Afrikaners have advantage at universities – EFF student group

2016-03-03 07:21
EFF supporters (Jeanette Chabalala, News24)

EFF supporters (Jeanette Chabalala, News24)

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Black students were targeted - suspended TUKS students speak out

2016-02-29 13:54

Students suspended from the University of Pretoria after violent protests over Afrikaans at the institution say EFF members and black students were specifically targeted in arrests and suspensions.WATCH

Pretoria  The Economic Freedom Fighters Student Command (EFFSC) says students being taught in Afrikaans at universities are at an advantage compared to black students.

“Afrikaans must be on the same level as all these other indigenous languages because we have a situation where Afrikaners are at an advantaged position at universities,” said EFFSC president, Mpho Morolane.

“We are saying that post democracy in this country, you had two languages which were privileged in terms of education and that is English and Afrikaans. There are 11 official languages which are recognised by the Constitution of the Republic of South Africa.”

Morolane was speaking after language protests hit several campuses countrywide, with some students calling for the removal of Afrikaans as a medium of teaching and learning. 

“For example at the University of Pretoria, you will have a lecturer lecturing an Afrikaans and English class. When he goes to the Afrikaans class, the notes will be different as compared to when he goes to an English class. Content and method will also be different,” he said.

Language policy, low output

Morolane added that the language policies currently being used at universities contributed to the low output of black students. He said things would be different if people were taught in their languages.

“If you can check globally, countries which use their mother tongues as languages of teaching, learning, research and science, are ahead in terms of innovation, research and graduation outputs. Case in point, countries such as Korea, Japan and many others and it is because language is very critical and it is about the culture of the people,” he said.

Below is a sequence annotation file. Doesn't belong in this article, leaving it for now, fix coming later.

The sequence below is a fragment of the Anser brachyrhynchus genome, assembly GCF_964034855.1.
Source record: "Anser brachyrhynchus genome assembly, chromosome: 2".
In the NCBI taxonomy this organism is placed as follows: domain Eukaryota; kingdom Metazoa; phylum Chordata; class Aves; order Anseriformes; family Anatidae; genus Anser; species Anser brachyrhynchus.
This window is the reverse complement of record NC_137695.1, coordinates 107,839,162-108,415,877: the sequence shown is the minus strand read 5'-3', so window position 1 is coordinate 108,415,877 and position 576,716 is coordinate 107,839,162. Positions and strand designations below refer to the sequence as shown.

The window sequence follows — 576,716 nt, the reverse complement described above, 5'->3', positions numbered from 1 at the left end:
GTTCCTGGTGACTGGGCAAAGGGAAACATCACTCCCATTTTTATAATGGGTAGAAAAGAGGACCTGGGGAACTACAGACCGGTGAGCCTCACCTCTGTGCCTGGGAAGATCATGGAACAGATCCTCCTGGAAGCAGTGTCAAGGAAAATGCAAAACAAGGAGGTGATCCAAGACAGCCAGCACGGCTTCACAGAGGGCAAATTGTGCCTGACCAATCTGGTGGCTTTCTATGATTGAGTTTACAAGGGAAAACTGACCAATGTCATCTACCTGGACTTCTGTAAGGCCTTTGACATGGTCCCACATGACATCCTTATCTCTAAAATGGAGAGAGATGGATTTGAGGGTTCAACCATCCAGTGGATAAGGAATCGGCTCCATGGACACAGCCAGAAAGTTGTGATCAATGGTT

“We are only seeing now Afrikaners who are ahead in terms of research output and we are saying it can’t happen anymore. These people are not ahead because they are more intelligent than black people but it is because they are using their language, Afrikaans,” he added.

Morolane called on stakeholders to invest in African languages at tertiary institutions to level the playing field. He said Afrikaans should be on the same level as the other indigenous languages.

Incorporate other languages

“What we are saying is that we want to see investments being made in African indigenous languages. While that is being made, we want Afrikaans to be on par with African indigenous languages,” said Morolane.

He maintained that their intention was not to do away with the language but find ways to incorporate other languages. He said they would be taking their protests to other institutions in the country that still use Afrikaans as a medium of teaching and learning.

“We don’t want to take away Afrikaans. We recognise it as an African language but however we want to see social justice prevailing in all institutions of higher learning.

"We will be applying multiple strategies and we are saying in the process, let there be engagements. We should not see the behaviour of AfriForum which refuses to listen to what the EFF Student Command is saying," he said.

"Let us engage, let us agree where we do and disagree as well but we are saying we are yet to be convinced why we shouldn’t pursue this matter politically and otherwise."

Read more on:    afriforum  |  eff  |  education  |  university protests

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